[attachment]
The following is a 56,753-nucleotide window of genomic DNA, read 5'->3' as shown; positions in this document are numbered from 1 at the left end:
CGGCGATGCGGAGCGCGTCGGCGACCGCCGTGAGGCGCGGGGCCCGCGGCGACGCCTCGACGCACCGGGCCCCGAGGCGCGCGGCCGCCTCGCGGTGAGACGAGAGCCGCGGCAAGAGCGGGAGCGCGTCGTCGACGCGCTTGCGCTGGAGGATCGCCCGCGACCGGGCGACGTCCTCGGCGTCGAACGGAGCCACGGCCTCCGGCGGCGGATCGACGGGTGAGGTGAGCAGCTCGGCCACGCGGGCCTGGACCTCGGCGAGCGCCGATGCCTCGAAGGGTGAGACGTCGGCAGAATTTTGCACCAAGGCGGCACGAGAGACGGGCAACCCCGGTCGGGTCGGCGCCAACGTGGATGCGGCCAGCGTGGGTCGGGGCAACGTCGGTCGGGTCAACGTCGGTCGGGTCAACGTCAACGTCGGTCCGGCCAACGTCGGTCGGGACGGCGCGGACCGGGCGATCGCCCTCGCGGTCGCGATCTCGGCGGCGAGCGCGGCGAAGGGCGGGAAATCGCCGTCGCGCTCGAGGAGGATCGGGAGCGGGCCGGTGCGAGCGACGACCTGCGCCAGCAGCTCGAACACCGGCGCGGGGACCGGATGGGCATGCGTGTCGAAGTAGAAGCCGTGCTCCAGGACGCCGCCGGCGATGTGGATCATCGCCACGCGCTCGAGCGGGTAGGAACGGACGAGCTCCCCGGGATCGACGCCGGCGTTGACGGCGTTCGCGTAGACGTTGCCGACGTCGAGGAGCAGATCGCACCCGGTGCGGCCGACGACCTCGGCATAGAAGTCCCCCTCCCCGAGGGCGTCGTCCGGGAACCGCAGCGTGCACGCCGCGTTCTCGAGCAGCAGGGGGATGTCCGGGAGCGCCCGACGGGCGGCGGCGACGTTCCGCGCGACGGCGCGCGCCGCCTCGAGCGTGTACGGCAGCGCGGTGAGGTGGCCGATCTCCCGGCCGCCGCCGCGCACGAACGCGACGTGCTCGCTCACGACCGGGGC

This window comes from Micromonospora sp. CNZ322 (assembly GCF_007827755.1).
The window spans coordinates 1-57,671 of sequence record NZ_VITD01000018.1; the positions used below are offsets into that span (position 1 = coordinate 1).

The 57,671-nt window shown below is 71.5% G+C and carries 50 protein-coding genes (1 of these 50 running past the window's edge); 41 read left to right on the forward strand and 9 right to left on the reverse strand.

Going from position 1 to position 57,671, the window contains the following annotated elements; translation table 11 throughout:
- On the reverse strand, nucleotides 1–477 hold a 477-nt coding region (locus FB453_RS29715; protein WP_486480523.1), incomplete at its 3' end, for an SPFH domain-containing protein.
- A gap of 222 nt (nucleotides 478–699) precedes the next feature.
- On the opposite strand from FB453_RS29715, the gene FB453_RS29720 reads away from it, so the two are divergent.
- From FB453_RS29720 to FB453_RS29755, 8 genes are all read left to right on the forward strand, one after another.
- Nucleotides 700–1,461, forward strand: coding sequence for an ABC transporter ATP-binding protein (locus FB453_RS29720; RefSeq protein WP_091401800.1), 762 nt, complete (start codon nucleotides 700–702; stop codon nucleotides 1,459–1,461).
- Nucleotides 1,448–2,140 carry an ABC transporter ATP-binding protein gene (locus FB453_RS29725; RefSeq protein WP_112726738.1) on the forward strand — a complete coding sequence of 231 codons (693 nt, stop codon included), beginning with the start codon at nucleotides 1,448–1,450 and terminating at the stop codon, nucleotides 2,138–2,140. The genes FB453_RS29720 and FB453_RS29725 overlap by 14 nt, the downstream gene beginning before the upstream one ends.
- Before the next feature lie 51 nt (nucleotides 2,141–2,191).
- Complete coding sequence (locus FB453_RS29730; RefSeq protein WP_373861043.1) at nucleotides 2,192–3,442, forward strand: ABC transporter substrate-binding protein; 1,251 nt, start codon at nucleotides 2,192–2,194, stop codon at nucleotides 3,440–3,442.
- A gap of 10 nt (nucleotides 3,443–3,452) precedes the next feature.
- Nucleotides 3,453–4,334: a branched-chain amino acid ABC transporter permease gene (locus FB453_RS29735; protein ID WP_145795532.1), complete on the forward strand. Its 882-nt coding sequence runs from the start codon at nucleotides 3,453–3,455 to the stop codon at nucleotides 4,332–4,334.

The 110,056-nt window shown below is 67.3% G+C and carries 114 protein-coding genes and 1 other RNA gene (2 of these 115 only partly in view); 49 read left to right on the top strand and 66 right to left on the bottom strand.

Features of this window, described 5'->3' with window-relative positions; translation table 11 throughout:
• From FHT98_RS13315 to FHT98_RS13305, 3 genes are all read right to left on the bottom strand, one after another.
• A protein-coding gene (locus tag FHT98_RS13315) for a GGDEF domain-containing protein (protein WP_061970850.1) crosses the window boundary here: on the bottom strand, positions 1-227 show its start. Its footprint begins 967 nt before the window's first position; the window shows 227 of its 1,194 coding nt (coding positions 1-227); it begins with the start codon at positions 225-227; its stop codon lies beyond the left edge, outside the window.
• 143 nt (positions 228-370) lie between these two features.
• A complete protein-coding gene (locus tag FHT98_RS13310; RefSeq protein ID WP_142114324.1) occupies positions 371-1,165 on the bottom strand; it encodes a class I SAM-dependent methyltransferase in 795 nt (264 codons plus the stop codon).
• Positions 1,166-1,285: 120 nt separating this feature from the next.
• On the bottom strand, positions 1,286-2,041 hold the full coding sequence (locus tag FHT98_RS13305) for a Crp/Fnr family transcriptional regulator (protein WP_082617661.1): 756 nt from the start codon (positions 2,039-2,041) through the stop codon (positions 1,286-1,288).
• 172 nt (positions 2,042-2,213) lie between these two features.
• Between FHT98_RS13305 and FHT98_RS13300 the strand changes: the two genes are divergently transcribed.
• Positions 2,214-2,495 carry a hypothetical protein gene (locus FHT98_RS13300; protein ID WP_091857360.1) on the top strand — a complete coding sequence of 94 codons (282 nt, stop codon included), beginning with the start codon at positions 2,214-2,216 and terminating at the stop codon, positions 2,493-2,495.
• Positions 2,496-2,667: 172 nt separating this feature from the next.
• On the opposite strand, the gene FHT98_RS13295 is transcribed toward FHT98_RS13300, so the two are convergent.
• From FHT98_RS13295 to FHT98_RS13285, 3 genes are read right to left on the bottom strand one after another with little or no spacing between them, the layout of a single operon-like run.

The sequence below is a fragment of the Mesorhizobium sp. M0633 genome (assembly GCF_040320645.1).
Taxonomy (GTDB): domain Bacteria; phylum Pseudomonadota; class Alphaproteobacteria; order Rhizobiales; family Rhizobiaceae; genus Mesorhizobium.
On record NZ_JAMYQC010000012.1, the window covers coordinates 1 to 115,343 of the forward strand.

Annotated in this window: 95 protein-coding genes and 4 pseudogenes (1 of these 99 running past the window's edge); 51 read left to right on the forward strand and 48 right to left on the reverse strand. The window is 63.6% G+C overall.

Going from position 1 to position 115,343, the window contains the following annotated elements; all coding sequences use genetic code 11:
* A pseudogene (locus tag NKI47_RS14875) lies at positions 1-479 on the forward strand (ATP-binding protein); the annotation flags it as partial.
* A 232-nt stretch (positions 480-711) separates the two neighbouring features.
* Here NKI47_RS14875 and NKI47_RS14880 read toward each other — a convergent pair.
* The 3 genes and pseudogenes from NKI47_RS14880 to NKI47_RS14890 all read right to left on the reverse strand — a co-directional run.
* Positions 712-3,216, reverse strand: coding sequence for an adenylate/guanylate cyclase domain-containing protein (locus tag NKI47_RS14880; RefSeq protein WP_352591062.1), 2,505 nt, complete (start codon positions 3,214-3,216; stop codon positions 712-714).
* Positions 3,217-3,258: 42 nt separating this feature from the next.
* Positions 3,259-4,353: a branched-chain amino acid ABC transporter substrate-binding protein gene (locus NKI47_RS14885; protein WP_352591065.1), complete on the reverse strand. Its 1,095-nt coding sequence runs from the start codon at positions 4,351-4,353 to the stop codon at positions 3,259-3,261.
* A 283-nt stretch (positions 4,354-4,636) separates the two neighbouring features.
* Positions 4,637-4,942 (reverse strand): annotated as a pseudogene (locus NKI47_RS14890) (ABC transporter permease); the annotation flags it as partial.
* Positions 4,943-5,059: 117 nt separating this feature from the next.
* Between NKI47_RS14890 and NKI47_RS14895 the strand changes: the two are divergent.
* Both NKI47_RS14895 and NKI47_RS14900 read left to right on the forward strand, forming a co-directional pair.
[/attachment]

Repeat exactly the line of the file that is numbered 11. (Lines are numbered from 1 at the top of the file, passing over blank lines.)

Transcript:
- Nucleotides 700–1,461, forward strand: coding sequence for an ABC transporter ATP-binding protein (locus FB453_RS29720; RefSeq protein WP_091401800.1), 762 nt, complete (start codon nucleotides 700–702; stop codon nucleotides 1,459–1,461).